11 Mar Motivation: Intrinsic vs Extrinsic
Motivation is a driving force behind the learning that often determines whether children will be able to succeed academically and professionally. Scientists and educators alike speak about two types of motivation: intrinsic and extrinsic.
Intrinsic motivation comes from within and is characterised by a deep-seated interest in expanding one’s own knowledge and abilities. When children are intrinsically motivated their path to learning is accompanied by the enthusiasm, curiosity, passion and the joy of discovery. Such children learn because they genuinely like to learn and do not expect anything external in return for their efforts apart from a sense of personal accomplishment and satisfaction after mastering a challenging topic or skill.
Extrinsic motivation, however, comes from without and is sustained by an external reward or punishment such as good grades, praise, prizes, detention, etc. If children are driven by extrinsic motivators then they are forced to learn because it is required of them to complete the tasks, earn grades, and be good performers. Consequently, learning experience reinforced by the external rewards only turns into a mandatory and dull activity that crushes children’s natural eagerness and creativity. When administered too often, rewards even become addictive and may have detrimental effects on the internal motivation and self-esteem as children begin to expect something from outside to have their abilities and performance validated.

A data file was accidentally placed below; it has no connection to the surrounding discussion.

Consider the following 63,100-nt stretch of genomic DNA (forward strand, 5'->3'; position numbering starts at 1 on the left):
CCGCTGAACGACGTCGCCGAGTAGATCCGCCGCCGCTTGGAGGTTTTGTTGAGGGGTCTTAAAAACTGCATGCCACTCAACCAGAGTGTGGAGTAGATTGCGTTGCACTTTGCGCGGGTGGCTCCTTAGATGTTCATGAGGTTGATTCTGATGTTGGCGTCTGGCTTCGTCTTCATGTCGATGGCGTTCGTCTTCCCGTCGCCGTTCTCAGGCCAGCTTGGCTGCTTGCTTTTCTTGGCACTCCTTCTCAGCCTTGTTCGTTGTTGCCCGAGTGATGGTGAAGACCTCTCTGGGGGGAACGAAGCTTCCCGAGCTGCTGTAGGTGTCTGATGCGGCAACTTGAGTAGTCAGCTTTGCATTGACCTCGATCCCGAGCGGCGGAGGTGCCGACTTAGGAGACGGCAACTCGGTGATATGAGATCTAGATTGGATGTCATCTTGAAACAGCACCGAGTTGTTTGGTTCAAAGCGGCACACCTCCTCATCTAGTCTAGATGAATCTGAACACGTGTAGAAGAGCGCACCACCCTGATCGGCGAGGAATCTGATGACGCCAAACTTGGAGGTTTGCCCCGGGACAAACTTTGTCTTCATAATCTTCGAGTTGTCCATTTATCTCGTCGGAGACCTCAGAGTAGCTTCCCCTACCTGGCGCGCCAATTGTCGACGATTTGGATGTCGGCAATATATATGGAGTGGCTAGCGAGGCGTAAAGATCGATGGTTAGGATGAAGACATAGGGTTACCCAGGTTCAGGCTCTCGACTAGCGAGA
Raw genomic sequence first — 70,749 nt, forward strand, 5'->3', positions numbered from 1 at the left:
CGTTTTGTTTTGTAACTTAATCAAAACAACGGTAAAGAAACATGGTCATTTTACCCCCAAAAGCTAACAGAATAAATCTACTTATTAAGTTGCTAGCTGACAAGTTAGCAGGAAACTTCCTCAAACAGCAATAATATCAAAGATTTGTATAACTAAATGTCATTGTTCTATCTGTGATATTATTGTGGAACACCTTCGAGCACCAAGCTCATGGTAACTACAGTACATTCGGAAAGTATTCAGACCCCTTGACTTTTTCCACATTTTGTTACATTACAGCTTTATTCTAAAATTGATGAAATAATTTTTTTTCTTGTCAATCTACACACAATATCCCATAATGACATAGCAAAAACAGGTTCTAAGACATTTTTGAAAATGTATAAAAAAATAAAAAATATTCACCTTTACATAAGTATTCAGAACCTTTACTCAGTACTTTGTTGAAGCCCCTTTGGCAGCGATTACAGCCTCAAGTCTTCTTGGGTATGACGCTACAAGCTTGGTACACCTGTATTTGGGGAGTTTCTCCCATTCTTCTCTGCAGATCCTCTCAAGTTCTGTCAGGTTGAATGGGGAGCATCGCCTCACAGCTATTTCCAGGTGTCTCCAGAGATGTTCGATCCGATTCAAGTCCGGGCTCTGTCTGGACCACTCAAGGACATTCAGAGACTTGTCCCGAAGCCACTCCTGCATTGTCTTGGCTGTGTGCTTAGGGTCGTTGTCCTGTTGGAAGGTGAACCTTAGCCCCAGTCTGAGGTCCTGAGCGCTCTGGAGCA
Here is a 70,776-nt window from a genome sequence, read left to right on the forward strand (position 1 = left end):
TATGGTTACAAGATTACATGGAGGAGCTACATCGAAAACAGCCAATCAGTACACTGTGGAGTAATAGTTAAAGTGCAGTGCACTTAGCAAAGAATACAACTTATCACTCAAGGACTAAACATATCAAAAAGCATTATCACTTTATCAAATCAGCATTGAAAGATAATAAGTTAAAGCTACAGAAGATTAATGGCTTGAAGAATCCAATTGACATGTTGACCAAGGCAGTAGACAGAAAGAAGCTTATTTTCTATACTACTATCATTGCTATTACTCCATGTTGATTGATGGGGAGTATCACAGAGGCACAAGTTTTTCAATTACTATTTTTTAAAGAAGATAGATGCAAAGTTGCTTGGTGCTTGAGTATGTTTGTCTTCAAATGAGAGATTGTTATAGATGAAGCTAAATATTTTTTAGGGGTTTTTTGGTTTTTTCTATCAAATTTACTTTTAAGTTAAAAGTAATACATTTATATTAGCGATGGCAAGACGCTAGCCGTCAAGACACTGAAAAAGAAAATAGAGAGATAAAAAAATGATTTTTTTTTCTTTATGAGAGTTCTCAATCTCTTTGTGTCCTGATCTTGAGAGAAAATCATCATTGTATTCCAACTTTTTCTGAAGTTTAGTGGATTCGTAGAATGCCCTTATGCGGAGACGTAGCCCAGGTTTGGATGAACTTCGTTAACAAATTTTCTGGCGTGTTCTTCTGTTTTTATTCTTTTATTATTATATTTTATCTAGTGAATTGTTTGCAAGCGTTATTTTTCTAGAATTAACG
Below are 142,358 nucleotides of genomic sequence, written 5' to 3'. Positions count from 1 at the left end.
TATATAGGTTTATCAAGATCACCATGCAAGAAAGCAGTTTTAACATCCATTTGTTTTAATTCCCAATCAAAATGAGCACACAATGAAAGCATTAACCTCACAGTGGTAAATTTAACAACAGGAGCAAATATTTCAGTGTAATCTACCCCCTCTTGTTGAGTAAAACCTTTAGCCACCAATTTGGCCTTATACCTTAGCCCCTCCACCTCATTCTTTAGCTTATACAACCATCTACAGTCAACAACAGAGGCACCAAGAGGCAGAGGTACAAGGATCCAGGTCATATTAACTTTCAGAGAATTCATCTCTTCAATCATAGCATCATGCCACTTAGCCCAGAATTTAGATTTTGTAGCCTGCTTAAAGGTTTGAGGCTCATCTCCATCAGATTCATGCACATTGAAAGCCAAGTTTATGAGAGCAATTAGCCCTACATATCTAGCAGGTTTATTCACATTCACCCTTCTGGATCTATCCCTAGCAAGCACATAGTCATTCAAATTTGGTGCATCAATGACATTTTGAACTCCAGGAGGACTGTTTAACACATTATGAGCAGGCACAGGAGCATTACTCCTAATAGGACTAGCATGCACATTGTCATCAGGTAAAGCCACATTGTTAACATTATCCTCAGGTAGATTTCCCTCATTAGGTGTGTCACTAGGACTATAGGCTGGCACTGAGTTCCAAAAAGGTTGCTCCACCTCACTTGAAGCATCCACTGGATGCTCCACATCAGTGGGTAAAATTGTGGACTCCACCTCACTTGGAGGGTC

Our role as teachers, tutors or parents is to ensure that children are not just motivated but also correctly motivated to learn and perform. To achieve this, it is recommended to create a learning environment that instills and establishes the balance between both intrinsic and extrinsic motivation. Extrinsic motivators, for instance, can be used to overcome initial child’s resistance and to hook them into doing an activity. Once the child’s interest ripens, we can gradually hand the ownership of the learning into their hands by offering guidance on how and where to find best learning materials, how to plan and set goals as well as to encourage the culture of curiosity and inquisitiveness that goes beyond grades and rewards.
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